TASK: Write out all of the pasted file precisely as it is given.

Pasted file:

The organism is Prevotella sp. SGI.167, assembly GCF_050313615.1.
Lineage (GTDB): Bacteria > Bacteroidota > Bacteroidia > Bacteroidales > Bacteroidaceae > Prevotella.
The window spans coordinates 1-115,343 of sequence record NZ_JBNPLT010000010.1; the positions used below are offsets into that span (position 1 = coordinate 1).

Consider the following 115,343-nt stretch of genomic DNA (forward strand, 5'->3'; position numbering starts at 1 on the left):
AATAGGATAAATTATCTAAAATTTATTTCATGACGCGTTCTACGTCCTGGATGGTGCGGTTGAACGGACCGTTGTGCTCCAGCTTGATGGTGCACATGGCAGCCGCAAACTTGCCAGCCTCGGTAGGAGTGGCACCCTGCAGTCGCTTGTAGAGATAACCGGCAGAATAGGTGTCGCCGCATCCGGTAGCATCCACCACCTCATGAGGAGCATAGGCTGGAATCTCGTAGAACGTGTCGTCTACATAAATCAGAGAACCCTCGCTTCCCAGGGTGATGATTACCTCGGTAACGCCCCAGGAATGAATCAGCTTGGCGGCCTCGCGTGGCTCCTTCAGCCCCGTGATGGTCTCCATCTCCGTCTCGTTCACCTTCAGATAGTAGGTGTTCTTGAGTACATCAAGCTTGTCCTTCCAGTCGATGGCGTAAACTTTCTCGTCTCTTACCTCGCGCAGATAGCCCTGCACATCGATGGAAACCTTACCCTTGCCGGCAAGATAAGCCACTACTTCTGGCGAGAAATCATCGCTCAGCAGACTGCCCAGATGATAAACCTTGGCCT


The organism is Prevotella sp. SGI.167, assembly GCF_050313615.1.
Lineage (GTDB): Bacteria > Bacteroidota > Bacteroidia > Bacteroidales > Bacteroidaceae > Prevotella.
The window spans coordinates 1-115,343 of sequence record NZ_JBNPLT010000010.1; the positions used below are offsets into that span (position 1 = coordinate 1).

Consider the following 115,343-nt stretch of genomic DNA (forward strand, 5'->3'; position numbering starts at 1 on the left):
AATAGGATAAATTATCTAAAATTTATTTCATGACGCGTTCTACGTCCTGGATGGTGCGGTTGAACGGACCGTTGTGCTCCAGCTTGATGGTGCACATGGCAGCCGCAAACTTGCCAGCCTCGGTAGGAGTGGCACCCTGCAGTCGCTTGTAGAGATAACCGGCAGAATAGGTGTCGCCGCATCCGGTAGCATCCACCACCTCATGAGGAGCATAGGCTGGAATCTCGTAGAACGTGTCGTCTACATAAATCAGAGAACCCTCGCTTCCCAGGGTGATGATTACCTCGGTAACGCCCCAGGAATGAATCAGCTTGGCGGCCTCGCGTGGCTCCTTCAGCCCCGTGATGGTCTCCATCTCCGTCTCGTTCACCTTCAGATAGTAGGTGTTCTTGAGTACATCAAGCTTGTCCTTCCAGTCGATGGCGTAAACTTTCTCGTCTCTTACCTCGCGCAGATAGCCCTGCACATCGATGGAAACCTTACCCTTGCCGGCAAGATAAGCCACTACTTCTGGCGAGAAATCATCGCTCAGCAGACTGCCCAGATGATAAACCTTGGCCT